This session of the MLA Committee on the Literatures of People of Color in the United States and Canada, in cooperation with the GL/Q Caucus for the Modern Languages, revisits the significance of Kimberle Crenshaw’s now internationally famous 1989 articulation of intersectionality, here within the context of contemporary literary and cultural studies, to highlight contemporary conversations among race, ethnicities, and sexualities.
Marcellus Blount is Associate Professor of English and African American Studies at Columbia University. His articles have appeared in a range of journals, including PMLA, Callaloo, and American Literary History. He coedited Representing Black Men and, more recently, has completed “Listening for My Name: African American Men and the Politics of Friendship.” His current project is a study of issues related to race, marriage equality, and social justice.
La Marr Jurelle Bruce is an interdisciplinary humanities scholar, critical theorist, language artist, Afromanticist, and Assistant Professor of American Studies at the University of Maryland, College Park. Winner of the 2014 Weixlmann Prize from African American Review, he studies and teaches black expressive culture, protest art, queer theory, critical race theory, and performance studies. His manuscript inprogress, “How to Go Mad without Losing Your Mind: Madness, Blackness, and Radical Creativity,” ponders black artists who mobilize “madness” for radical artmaking, selfmaking, and worldmaking. His remarks for MLA draw upon his recent work on three queer poets of color who write while living with HIV and/or AIDS: ChicanoAmerican poet Gil Cuadros, African American poet Melvin Dixon, and AfroBoricuaAmerican poet Miguel Algarin.
Erica R. Edwards is Associate Professor of English at the University of California, Riverside and the author of Charisma and the Fictions of Black Leadership (University of Minnesota Press, 2012), which was awarded the MLA’s William Sanders Scarborough Prize. Her work on African American literature, politics, and gender critique has appeared in such journals as differences, Callaloo, American Quarterly, American Literary History, and Black Camera. Her remarks come from a new project, a book length black feminist study of the relationship between U. S. empire and Black American literature and culture entitled The Other Side of Terror: On the Imperial Grammars of Blackness.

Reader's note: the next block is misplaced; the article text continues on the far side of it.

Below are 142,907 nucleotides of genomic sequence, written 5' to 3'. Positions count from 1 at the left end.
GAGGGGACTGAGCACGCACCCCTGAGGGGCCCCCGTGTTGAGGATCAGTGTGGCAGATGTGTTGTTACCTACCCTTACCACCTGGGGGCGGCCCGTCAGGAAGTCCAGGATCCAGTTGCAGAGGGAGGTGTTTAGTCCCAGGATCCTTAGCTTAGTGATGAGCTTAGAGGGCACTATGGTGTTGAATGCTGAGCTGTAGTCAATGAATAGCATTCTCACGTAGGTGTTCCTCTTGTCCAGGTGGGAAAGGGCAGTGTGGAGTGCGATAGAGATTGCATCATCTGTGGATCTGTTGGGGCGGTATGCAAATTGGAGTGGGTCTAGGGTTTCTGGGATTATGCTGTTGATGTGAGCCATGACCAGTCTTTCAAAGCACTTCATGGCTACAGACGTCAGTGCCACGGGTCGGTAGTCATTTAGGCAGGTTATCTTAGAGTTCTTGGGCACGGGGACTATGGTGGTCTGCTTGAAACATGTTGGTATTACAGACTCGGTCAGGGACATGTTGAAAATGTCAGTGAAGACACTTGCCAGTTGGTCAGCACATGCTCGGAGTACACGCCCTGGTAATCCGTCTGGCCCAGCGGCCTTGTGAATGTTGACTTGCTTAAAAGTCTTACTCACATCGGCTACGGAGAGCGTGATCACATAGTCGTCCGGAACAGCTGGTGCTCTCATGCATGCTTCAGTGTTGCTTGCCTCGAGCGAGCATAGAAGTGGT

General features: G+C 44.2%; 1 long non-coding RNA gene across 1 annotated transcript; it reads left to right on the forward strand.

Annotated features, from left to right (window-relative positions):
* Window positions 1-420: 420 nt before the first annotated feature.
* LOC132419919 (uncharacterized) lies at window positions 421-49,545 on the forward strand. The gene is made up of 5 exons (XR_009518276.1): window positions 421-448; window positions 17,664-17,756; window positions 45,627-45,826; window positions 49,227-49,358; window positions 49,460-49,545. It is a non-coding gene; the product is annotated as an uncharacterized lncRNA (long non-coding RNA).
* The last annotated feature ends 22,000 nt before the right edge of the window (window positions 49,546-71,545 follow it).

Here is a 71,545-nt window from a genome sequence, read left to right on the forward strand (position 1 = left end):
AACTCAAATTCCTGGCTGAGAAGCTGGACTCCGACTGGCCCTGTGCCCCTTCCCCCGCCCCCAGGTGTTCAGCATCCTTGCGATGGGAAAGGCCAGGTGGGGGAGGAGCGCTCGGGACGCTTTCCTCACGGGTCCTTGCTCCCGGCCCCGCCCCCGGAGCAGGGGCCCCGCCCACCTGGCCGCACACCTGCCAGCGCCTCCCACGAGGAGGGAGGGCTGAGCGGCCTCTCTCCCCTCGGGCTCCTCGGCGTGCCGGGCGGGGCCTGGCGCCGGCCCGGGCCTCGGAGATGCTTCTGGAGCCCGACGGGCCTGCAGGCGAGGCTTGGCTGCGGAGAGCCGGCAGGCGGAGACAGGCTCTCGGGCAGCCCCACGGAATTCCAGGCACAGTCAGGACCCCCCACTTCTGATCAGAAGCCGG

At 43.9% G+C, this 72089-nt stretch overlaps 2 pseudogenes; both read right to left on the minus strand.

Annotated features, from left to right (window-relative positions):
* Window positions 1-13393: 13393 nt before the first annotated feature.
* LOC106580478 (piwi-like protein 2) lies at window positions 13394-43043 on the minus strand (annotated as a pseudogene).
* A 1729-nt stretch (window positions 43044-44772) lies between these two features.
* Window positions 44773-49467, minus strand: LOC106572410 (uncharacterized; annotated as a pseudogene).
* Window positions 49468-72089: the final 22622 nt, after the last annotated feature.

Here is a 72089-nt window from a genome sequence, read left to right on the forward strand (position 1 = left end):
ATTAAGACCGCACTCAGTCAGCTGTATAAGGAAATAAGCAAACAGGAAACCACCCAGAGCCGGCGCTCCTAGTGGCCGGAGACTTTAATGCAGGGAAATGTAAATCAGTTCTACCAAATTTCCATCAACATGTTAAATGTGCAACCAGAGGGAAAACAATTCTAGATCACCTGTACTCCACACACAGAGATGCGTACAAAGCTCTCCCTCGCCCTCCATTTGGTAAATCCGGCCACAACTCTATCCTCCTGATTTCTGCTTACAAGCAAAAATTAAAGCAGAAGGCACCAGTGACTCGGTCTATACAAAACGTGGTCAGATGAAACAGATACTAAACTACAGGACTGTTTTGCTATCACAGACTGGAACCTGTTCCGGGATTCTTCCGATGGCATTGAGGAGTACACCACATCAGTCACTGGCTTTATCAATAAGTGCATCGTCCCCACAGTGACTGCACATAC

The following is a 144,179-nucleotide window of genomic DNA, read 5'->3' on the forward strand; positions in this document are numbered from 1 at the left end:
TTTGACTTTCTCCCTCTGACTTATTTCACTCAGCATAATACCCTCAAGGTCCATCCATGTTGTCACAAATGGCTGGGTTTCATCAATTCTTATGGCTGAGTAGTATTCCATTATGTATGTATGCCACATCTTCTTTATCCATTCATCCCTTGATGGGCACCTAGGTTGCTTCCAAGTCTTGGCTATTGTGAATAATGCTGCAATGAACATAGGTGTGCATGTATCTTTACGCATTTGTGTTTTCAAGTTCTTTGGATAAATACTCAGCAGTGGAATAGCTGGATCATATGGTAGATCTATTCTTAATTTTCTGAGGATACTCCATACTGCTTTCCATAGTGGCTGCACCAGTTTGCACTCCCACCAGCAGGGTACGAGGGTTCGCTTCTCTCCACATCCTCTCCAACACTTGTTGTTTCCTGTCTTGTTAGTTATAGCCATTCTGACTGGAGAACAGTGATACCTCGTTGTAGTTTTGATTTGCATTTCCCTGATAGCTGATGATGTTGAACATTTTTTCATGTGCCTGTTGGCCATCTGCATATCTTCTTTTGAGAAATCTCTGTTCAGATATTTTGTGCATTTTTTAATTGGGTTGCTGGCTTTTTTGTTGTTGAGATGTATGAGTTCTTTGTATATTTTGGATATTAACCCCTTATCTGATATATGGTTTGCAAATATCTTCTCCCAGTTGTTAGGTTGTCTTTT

Karen Jaime is a Postdoctoral Research Associate in the Department of Performing and Media Arts/Latina/o Studies Program at Cornell University. Karen’s book project, Queering Poetry in Loisaida: Language, History, and Performance at the Nuyorican Poets Café uses hiphop studies, alongside critical race, queer, literary, and performance theories in order to demonstrate the ways in which historically pejorative identity markers are recuperated and recodified as useful tools in the development of contemporary aesthetic practices. Karen is also an accomplished spoken work/performance artist.
Victor Roman Mendoza is an Assistant Professor in the departments of English and Women’s Studies at the University of Michigan, Ann Arbor. Mendoza’s book, Metroimperial Intimacies: Fantasy, RacialSexual Governance, and the Philippines in U.S. Imperialism, 1899-1913 (forthcoming with Duke UP this fall 2015), argues that the ascendancy of overseas U.S. empire in the archipelago enabled a proliferation of unprecedented social and sexual intimacies between the figure of the Philippine native and other peoples.
Marcia Ochoa is Associate Professor and Chair of Feminist Studies at the University of California, Santa Cruz. She specializes in transgender studies, gender and sexuality, race and ethnicity, Latina/ studies, and Latin American Studies. She is an anthropologist specializing in the ethnography of media and her work focuses on the role of the imaginary in the survival of queer and transgender people in Latin America and the place of these subjects in the nation. She is the author of Queen for a Day: Transformistas, Beauty Queens and the Performance of Femininity in Venezuela (Duke UP, 2014). She is coeditor of GLQ: A Journal of Lesbian and Gay Studies.
Chandan Reddy is Associate Professor of English and Gender, Women & Sexuality Studies at the University Of Washington, Seattle. He is the author of Freedom with Violence: Race, Sexuality and the U. S. State (2013) which won the Alan Bray Memorial Award for Queer Studies from the MLA and the Best Book in Cultural Studies from the Asian American Studies Association. His remarks will draw from his latest project, Burials of Globalization: Race, Rights, and the Failures of Culture.